Indium(III) chloride

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Indium(III) chloride
Indium(III) chloride
Other names
Indium chloride
Indium trichloride
3D model (JSmol)
ECHA InfoCard 100.030.027
EC Number
  • 233-043-0
RTECS number
  • NL1400000
UN number 3260
Molar mass 221.18 g/mol
Appearance white flakes
Density 3.46 g/cm3
Melting point 586 °C (1,087 °F; 859 K)
Boiling point 800 °C (1,470 °F; 1,070 K)
195 g/100 mL, exothermic
Solubility in other solvents THF, Ethanol
Monoclinic, mS16
C12/m1, No. 12
Main hazards Corrosive
Safety data sheet External SDS
GHS pictograms GHS05: CorrosiveGHS07: Harmful[1]
GHS signal word Danger[1]
H302, H314[1]
P260, P303+361+353, P305+351+338, P301+330+331, P405, P501[1]
NFPA 704
Flammability code 0: Will not burn. E.g. waterHealth code 2: Intense or continued but not chronic exposure could cause temporary incapacitation or possible residual injury. E.g. chloroformReactivity code 0: Normally stable, even under fire exposure conditions, and is not reactive with water. E.g. liquid nitrogenSpecial hazards (white): no codeNFPA 704 four-colored diamond
Related compounds
Other anions
Indium(III) fluoride
Indium(III) bromide
Indium(III) iodide
Other cations
Aluminium chloride
Gallium trichloride
Thallium(III) chloride
Except where otherwise noted, data are given for materials in their standard state (at 25 °C [77 °F], 100 kPa).
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Infobox references

Indium(III) chloride is the chemical compound with the formula InCl3. This salt is a white, flaky solid with applications in organic synthesis as a Lewis acid. It is also the most available soluble derivative of indium.[2]

Synthesis and structure[edit]

Being a relatively electropositive metal, indium reacts quickly with chlorine to give the trichloride. Indium trichloride is very soluble and deliquescent.[3] A synthesis has been reported using an electrochemical cell in a mixed methanol-benzene solution.[4]

Like AlCl3 and TlCl3, InCl3 crystallizes as a layered structure consisting of a close-packed chloride arrangement containing layers of octahedrally coordinated In(III) centers,[5] a structure akin to that seen in YCl3.[6] In contrast, GaCl3 crystallizes as dimers containing Ga2Cl6.[6] Molten InCl3 conducts electricity,[5] whereas AlCl3 does not as it converts to the molecular dimer, Al2Cl6.[7]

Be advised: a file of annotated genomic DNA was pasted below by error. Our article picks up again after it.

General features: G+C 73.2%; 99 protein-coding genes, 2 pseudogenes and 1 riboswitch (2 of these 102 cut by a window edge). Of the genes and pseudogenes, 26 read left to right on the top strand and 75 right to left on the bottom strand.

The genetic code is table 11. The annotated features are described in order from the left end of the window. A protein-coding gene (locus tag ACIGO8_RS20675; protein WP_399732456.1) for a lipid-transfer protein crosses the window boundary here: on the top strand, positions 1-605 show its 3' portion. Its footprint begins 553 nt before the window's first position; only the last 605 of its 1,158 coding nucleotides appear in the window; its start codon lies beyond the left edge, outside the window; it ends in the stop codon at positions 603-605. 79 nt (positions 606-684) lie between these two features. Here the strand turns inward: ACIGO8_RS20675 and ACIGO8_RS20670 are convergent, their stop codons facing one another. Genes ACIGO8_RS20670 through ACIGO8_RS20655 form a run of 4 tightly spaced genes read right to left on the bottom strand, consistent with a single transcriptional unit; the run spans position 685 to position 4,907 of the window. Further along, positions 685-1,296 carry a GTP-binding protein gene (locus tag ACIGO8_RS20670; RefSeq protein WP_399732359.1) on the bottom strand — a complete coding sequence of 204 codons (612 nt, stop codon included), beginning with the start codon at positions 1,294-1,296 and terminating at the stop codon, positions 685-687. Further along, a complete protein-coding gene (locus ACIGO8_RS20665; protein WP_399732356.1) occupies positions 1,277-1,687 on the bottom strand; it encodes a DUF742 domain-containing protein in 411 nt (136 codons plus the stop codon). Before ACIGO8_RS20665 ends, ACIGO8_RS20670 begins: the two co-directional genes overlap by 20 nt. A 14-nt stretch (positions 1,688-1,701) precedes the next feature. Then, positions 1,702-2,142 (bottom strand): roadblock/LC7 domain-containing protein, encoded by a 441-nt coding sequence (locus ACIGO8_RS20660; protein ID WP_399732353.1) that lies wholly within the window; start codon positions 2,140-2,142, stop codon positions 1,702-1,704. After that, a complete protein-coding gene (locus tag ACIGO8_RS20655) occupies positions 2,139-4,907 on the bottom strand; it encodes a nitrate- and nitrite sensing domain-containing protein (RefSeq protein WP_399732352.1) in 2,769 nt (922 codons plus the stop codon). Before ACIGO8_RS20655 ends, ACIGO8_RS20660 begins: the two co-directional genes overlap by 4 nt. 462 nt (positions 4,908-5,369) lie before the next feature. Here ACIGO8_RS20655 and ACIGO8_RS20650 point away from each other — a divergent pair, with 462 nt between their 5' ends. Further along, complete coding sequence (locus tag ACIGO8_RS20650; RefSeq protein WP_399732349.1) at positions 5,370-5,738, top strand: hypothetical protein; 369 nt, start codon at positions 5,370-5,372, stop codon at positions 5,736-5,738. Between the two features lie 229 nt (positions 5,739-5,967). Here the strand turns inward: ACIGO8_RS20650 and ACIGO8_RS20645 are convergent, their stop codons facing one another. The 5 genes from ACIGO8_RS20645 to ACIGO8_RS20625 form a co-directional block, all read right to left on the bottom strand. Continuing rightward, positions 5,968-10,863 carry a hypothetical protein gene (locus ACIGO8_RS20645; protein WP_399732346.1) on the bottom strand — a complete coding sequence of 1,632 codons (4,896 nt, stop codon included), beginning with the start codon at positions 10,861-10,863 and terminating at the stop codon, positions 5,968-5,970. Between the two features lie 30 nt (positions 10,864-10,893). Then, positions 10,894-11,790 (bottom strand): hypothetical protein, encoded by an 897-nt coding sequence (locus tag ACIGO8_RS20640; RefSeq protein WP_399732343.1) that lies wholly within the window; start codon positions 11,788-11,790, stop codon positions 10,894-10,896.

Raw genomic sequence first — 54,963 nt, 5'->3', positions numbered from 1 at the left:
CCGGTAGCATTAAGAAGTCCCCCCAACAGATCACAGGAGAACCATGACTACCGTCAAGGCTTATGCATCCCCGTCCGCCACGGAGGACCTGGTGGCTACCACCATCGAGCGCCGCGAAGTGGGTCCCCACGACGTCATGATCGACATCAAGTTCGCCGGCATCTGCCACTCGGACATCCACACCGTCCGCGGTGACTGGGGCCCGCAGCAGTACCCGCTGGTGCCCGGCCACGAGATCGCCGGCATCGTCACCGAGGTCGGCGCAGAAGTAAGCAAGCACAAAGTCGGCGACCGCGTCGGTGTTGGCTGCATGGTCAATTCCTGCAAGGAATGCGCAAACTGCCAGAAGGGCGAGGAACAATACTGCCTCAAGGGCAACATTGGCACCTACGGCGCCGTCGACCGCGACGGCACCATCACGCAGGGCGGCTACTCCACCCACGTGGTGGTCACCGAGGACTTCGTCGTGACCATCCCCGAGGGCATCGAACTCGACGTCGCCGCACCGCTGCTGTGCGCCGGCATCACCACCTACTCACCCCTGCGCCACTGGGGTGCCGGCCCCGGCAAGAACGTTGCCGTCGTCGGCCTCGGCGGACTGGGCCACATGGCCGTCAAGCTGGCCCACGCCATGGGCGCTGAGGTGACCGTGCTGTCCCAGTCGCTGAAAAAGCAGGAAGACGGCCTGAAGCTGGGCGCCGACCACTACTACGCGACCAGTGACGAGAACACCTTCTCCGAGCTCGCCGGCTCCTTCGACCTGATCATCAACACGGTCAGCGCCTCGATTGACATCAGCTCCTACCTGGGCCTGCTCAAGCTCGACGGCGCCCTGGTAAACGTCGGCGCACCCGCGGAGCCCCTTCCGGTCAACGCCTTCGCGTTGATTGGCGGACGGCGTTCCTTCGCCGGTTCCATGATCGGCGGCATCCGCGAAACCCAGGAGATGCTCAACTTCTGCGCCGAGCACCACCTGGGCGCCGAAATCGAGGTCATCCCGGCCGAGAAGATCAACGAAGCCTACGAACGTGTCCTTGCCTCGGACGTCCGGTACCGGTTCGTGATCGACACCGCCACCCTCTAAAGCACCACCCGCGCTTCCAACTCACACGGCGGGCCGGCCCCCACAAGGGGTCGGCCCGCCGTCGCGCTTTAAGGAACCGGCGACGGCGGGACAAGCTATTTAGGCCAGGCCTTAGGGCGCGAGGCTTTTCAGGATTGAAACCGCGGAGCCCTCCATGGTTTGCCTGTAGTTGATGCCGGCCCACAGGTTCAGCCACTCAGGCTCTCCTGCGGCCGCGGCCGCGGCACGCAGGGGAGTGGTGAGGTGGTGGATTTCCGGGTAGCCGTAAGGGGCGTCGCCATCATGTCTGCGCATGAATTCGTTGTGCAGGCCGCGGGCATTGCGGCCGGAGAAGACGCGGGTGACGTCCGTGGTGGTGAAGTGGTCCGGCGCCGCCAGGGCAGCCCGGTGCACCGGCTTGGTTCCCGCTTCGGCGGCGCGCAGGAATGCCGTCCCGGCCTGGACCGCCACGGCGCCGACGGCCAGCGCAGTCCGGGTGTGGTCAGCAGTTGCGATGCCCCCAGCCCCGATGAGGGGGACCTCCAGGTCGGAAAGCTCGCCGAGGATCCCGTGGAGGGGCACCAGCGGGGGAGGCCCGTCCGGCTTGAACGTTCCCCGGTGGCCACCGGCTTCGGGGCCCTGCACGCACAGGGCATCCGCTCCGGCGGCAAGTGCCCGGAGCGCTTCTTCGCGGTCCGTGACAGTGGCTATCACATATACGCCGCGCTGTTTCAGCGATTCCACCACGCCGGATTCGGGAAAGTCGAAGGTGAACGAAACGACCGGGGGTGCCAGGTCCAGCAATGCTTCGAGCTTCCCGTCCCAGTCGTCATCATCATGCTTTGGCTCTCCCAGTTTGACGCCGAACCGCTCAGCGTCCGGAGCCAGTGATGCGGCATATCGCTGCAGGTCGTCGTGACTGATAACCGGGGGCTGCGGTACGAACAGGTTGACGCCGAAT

InCl3 is a Lewis acid and forms complexes with donor ligands, L, InCl3L, InCl3L2, InCl3L3. For example, with the chloride ion it forms tetrahedral InCl4, trigonal bipyramidal InCl52−, and octahedral InCl63−.[5]

In diethyl ether solution, InCl3 reacts with lithium hydride, LiH, to form . This unstable compound decomposes below 0 °C,[8] and is reacted "in situ" in organic synthesis as a reducing agent[9] and to prepare tertiary amine and phosphine complexes of InH3.[10]

Trimethylindium, InMe3, can be produced by reacting InCl3 in diethyl ether solution either with the grignard reagent or methyllithium, LiMe. Triethylindium can be prepared in a similar fashion but with the grignard reagent EtMgBr.[11]

InCl3 reacts with indium metal at high temperature to form the lower valent indium chlorides In5Cl9, In2Cl3 and InCl.[5]

Catalyst in chemistry[edit]

Indium chloride is a Lewis acid catalyst in organic reactions such as Friedel-Crafts acylations and Diels-Alder reactions. As an example of the latter,[12] the reaction proceeds at room temperature, with 1 mole% catalyst loading in an acetonitrile-water solvent mixture. The first step is a Knoevenagel condensation between the barbituric acid and the aldehyde; the second step is a reverse electron-demand Diels-Alder reaction, which is a multicomponent reaction of N,N'-dimethyl-barbituric acid, benzaldehyde and ethyl vinyl ether. With the catalyst, the reported chemical yield is 90% and the percentage trans isomer is 70%. Without the catalyst added, the yield drops to 65% with 50% trans product.

Indium chloride application, reaction product is mixture of cis-trans isomers


  1. ^ a b c d "Indium(III) Chloride". American Elements. Retrieved May 15, 2019.
  2. ^ Araki, S.; Hirashita, T. "Indium trichloride" in Encyclopedia of Reagents for Organic Synthesis (Ed: L. Paquette) 2004, J. Wiley & Sons, New York. doi:10.1002/047084289.
  3. ^ Indium Trichloride
  4. ^ Habeeb, J. J.; Tuck, D. G. "Electrochemical Synthesis of Indium(III) Complexes" Inorganic Syntheses, 1979, volume XIX, ISBN 0-471-04542-X
  5. ^ a b c d Egon Wiberg, Arnold Frederick Holleman (2001) Inorganic Chemistry, Elsevier ISBN 0123526515
  6. ^ a b Wells, A.F. Structural Inorganic Chemistry, Oxford: Clarendon Press, 1984. ISBN 0-19-855370-6.
  7. ^ Greenwood, Norman N.; Earnshaw, Alan (1997). Chemistry of the Elements (2nd ed.). Butterworth-Heinemann. ISBN 978-0-08-037941-8.
  8. ^ Anthony John Downs (1993). Chemistry of aluminium, gallium, indium, and thallium. Springer. ISBN 0-7514-0103-X.
  9. ^ Main Group Metals in Organic Synthesis vol 1, ed. Hisashi Yamamoto, Koichiro Oshima, Wiley VCH, 2004, ISBN 3527305084
  10. ^ The Group 13 Metals Aluminium, Gallium, Indium and Thallium: Chemical Patterns and Peculiarities, Simon Aldridge, Anthony J. Downs, Wiley, 2011, ISBN 978-0-470-68191-6
  11. ^ Main Group compounds in Inorganic Syntheses, vol 31, By Schultz, Neumayer, Marks; Ed., Alan H. Cowley, John Wiley & Sons, Inc., 1997, ISBN 0471152889
  12. ^ An efficient synthesis of novel pyrano[2,3-d]- and furopyrano[2,3-d]pyrimidines via Indium-Catalyzed Multicomponent Domino Reaction Prajapati, D. Mukut Gohain, M. Beilstein Journal of Organic Chemistry 2006, 2:11 doi:10.1186/1860-5397-2-11